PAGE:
The Season’s End- The Sharks again to their credit refused to quit and seemingly had one last chance when the Blues’ McDonald would get whistled for delay of game with 4 1/2 minutes remaining. Team teal was in complete attack mode and actually generated five shots on goal in this final attempt to salvage the season from Brent Burns, Patrick Marleau, Logan Couture, Pavelski and Thornton. Elliott however was in complete command throughout and no pucks really came close to entering the Blues net. A moment later with the Sharks going for broke and Niemi pulled for the extra attacker, McDonald delivered the final knockout punch in scoring an empty net goal from a back handed shot near center ice.

Game. Set. Match. Season. For the St Louis Blues, their first playoff series win in 10 years and time to rest before they start the 2nd round of the playoffs.

For the Sharks, another in a long line of storied playoff failures. This notorious list that just grew larger as the Sharks will have to wait another season to accomplish their ultimate goal. An ultimate goal that right now could not be more further away and out of reach.

Game Analysis- The Sharks in this game as in the previous game played good, however it was simply in the end not good enough to win. Again, this was more a matter of the opponent being better and decidedly so. The last two games may have been “close”, but this series was a blowout otherwise. The Sharks were fortunate to be in the playoffs much less a Game 5 in this series. Team Teal again put forth a reasonably solid effort and held the Blues off of the scoreboard for much of the game, which was probably the only way they could win. You certainly cannot blame Niemi who basically earned combat pay for this series and kept the Sharks in this game as long as he could. Niemi made 24 saves and only gave up two goals late, the first because of a bad bounce. The second after the Sharks were shaken enough afterward to where they could not quickly regroup. Though the Sharks made a late run and did all they could, in the end they simply were no match for the Blues (as in none whatsoever).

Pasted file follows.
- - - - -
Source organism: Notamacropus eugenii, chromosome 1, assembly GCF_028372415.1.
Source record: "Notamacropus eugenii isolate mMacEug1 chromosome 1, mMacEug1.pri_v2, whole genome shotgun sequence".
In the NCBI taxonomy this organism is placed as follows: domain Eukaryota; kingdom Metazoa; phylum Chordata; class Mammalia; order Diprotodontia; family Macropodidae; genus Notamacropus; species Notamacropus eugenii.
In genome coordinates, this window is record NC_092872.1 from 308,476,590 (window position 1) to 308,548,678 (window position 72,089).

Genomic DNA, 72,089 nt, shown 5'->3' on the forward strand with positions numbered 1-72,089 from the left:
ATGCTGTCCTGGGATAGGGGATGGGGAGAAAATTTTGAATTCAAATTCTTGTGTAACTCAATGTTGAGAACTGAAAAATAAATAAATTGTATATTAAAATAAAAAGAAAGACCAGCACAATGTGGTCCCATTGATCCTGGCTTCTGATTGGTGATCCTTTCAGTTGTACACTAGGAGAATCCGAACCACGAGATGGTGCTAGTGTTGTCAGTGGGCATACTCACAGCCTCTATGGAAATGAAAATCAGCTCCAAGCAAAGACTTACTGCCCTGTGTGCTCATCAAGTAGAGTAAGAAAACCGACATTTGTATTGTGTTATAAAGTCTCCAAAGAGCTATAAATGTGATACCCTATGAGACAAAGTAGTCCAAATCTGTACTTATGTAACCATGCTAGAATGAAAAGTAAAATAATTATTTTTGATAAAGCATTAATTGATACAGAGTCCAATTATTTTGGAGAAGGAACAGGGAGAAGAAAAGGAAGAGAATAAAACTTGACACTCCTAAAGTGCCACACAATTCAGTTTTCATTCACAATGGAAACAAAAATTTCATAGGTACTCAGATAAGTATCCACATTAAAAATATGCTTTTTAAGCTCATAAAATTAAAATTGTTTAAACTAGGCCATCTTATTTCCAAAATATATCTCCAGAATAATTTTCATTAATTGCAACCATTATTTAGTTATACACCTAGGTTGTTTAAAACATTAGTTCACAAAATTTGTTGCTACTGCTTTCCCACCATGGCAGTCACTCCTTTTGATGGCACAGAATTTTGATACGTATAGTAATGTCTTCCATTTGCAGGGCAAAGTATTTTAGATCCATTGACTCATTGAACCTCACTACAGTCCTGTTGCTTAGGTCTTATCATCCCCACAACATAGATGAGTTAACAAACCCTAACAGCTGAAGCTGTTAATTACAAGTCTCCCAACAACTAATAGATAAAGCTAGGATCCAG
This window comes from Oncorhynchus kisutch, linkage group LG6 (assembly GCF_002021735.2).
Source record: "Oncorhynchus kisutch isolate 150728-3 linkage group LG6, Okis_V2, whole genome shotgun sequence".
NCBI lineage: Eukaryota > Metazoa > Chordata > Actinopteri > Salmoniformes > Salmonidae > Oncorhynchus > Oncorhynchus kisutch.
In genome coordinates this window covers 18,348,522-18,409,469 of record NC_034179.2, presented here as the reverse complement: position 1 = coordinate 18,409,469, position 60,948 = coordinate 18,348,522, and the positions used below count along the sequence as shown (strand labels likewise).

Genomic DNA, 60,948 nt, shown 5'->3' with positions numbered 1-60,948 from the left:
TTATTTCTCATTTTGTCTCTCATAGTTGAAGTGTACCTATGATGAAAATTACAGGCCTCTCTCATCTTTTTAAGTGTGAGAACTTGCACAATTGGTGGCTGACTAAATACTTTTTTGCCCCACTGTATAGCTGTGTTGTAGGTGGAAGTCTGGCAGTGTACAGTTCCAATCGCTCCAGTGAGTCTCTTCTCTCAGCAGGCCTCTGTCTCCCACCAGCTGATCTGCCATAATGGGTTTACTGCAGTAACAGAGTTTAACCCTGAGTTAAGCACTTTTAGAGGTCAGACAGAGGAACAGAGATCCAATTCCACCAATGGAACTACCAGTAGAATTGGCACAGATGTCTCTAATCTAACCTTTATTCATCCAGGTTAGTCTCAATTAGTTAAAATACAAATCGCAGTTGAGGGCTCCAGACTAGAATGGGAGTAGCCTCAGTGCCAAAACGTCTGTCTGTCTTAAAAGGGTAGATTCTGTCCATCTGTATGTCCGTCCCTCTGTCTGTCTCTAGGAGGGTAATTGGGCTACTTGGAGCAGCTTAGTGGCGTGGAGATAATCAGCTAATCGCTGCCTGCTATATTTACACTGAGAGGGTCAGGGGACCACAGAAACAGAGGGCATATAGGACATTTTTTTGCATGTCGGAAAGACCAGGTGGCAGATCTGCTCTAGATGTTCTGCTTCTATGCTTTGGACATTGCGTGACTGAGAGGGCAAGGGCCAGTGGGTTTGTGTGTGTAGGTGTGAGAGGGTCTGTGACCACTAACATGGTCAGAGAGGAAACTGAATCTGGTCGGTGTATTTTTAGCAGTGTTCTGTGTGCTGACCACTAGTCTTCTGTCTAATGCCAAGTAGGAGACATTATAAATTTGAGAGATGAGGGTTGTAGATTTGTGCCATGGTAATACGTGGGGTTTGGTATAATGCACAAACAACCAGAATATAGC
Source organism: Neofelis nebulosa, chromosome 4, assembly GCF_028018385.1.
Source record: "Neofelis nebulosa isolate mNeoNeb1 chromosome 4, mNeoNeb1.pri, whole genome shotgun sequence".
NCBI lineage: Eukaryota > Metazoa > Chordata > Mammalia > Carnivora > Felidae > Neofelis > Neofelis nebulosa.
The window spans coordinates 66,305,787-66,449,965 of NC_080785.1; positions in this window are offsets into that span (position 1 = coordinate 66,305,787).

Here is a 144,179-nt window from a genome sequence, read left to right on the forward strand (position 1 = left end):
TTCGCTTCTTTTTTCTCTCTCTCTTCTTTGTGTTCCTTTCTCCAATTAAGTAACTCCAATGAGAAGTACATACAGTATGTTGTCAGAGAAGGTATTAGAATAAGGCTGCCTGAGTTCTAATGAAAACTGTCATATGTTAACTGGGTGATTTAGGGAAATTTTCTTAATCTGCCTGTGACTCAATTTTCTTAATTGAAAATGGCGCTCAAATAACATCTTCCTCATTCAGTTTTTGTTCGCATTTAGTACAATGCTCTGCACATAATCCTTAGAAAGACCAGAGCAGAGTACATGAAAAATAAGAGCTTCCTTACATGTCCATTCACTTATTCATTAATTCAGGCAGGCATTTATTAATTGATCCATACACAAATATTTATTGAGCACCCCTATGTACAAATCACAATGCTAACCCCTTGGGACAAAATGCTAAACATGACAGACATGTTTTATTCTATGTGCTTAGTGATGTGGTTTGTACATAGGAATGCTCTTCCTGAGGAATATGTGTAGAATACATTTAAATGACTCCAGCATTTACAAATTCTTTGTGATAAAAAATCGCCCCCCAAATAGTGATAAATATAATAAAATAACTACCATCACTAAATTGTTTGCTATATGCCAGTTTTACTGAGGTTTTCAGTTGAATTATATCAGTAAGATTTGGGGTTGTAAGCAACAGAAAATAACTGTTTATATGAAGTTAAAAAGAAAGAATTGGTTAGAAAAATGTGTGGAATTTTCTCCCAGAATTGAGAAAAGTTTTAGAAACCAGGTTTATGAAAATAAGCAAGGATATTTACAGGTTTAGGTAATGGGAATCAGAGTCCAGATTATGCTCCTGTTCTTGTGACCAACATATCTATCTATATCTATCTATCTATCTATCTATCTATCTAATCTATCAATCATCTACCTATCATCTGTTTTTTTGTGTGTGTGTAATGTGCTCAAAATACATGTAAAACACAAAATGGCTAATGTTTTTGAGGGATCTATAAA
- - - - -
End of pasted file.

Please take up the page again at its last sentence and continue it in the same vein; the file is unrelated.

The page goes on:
Meanwhile the Blues as a team never flinched even when Thornton scored the late goal in the second period. The Blues were calm throughout and seemingly knew their chance would come if they were just patient enough, and they were. St Louis is the surprise of the NHL this year for many reasons, and much of that has to do with the fact they have a strong team concept and understand what it takes to play at a high level. Say what you want about Ken Hitchcock, but to me he is easily the Jack Adams Award winner for NHL Coach of the Year and would get my vote if I had one. The Sharks are not a bad team, but the Blues made the Sharks look bad throughout. This is not a knock on the Sharks, because there are not too many teams from either conference that will beat St Louis. The only team I see that could challenge them would be Nashville (which may be this years Western Conference Final). Congrats to the St Louis Blues for a job well done. The St Louis Blues beat the Sharks handily, and beat the Sharks fair and square…period. When you hold Marleau, Palvelski and Clowe completely off the score sheet rendering them almost as non-factors in the enitre series, what else can you say?